I HAD my chance. Clear blue waters with temperatures of around 28C, the world’s largest coral reef system, home to some of the most vulnerable and endangered species in the world … I came close to learning to scuba dive on the Great Barrier Reef when visiting Queensland, Australia, more than 10 years ago.
Circumstances went against me and it never happened, but the desire to try it never went away. So when Penrith Divers offered me the chance to give it a go at their weekly training sessions at Penrith swimming pool, I literally jumped at the opportunity to take the plunge.
Unsure what to expect, I was a little daunted by the number of experienced divers around me, but my instructor, Richard Govan, soon put me at ease and everyone was keen that I enjoy the experience.
Charlotte Skelton, from Morland, who started diving ahead of a school trip to Indonesia seven years ago, loaned me her kit. The 24-year-old wanted to do some underwater studies during her visit, so it made sense for her to learn how to dive before she went. Her dad, Dave, decided to go along too and is now an instructor and chairman of the club.
Just a few minutes of introducing me to the kit and some safety advice and I was straight into the water, tentatively ducking my head at first, just to check I was breathing correctly. Breathing only through your mouth, using tanked air, takes a little practice, but I soon felt comfortable and was off to the deeper waters, with Richard closely in tow, in case I felt uncomfortable or was struggling in any way.
Kicking too hard, I was zooming ahead at first, but after I learned to relax, clear my mask if it let water in, and became more at ease with the buoyancy of my vest (BCD), I began to enjoy myself.
“Have you ever done gymnastics?” asked Richard after a while.
“No …” I replied tentatively, unsure what he was going to ask me to do!
“Well, you’re going to do a forward roll,” he announced, confidently.
“No, I’m going to land on my head …” I thought to myself, with confidence falling short of his own. But sure enough, after watching Richard demonstrate, to my surprise (and I do believe to Richard’s if he’s honest!), I managed some underwater acrobatics too, completing an unaided forward roll under the water. I do believe I’ve already caught the bug! Scuba diving clearly appeals to people of all ages. The oldest member at Penrith Divers is 70 and the youngest 16.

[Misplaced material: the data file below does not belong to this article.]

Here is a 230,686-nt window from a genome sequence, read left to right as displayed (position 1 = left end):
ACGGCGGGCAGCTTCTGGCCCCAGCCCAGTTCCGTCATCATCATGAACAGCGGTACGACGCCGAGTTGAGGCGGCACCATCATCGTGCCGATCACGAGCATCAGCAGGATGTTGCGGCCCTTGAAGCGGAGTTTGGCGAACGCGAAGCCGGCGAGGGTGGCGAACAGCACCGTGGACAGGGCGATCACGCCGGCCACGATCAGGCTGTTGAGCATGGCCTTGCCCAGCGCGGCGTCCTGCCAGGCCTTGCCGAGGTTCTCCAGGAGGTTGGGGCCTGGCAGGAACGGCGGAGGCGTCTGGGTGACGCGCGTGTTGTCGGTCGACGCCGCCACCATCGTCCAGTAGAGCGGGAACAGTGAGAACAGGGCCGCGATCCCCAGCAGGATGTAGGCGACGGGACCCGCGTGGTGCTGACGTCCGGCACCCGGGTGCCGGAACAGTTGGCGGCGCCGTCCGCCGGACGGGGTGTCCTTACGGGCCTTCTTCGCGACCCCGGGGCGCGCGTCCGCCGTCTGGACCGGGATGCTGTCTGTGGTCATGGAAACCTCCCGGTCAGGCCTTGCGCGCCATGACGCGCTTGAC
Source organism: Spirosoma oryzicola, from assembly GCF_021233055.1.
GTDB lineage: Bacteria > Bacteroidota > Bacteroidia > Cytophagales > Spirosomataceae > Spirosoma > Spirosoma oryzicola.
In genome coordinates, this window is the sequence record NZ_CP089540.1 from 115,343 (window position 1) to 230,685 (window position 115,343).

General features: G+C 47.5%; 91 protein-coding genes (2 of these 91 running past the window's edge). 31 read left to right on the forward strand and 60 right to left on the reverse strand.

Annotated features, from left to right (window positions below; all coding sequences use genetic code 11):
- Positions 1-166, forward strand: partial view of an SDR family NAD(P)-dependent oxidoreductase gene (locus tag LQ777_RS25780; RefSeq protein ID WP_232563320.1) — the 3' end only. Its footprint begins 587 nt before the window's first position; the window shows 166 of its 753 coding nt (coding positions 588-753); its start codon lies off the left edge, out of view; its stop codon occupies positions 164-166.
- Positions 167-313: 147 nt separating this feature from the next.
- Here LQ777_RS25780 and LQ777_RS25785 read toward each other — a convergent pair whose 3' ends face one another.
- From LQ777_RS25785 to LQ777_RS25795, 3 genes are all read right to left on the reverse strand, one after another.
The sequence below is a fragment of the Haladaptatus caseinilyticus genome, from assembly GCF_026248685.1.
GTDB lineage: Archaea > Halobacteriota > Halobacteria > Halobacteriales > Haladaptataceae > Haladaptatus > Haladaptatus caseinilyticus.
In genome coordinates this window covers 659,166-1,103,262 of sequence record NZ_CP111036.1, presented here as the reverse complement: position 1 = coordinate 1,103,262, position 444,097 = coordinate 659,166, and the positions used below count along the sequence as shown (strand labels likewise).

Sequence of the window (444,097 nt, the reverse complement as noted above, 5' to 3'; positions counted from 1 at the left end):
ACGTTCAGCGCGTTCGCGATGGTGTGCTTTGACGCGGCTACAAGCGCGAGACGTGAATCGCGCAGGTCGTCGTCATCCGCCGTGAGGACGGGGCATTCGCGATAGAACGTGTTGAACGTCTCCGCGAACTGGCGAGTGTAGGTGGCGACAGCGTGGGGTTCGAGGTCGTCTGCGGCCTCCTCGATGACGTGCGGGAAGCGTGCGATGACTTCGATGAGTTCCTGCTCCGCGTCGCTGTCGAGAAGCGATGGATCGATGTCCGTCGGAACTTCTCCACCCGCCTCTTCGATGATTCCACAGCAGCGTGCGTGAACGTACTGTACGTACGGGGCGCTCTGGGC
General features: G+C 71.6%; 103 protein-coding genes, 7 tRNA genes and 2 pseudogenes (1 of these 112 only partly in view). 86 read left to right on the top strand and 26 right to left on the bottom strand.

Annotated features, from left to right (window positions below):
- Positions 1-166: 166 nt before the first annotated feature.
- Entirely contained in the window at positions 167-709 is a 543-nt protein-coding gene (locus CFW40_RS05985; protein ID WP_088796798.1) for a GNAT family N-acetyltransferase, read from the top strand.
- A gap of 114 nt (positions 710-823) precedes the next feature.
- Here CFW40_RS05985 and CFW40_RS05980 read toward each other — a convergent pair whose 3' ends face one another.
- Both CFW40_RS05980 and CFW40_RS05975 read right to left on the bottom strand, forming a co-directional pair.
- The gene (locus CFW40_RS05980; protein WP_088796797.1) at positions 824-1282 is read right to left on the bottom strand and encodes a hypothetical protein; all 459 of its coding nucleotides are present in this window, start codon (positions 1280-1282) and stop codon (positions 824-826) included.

Secretary David Bell is holding the mantle for the older generation and has been scuba diving for 14 years, after starting on the island of Koh Samui, Thailand, in 2003.
Despite being in his 50s when he started, he felt he was “never too old to learn” and after five days of thorough training, did his first open water dive at Sail Rock and was hooked. David joined ScotSAC and Penrith Divers in late 2008 and attained sports diver level in the first 12 months, finished master diver training in March, 2012, and qualified as a branch instructor in early 2014.
He has now clocked up 400 dives in places ranging from Ullswater to Zanzibar and the Maldives.
Dylan Beattie, aged 16, and his brother Josh, 18, are the next generation at the club, with Dylan qualified as an open water diver and Josh a qualified sports diver.
While diving equipment is not cheap, the benefits of learning with a club include the fact you can borrow kit until you are certain that diving is for you.
All that is needed to start out is a club membership, which gives you all your training at the pool for the year for free, and membership of the training accreditation organisation ScotSAC. Penrith Divers meet at the town swimming pool every Sunday morning between 9 and 10am. For more information, visit penrithdivers.co.uk.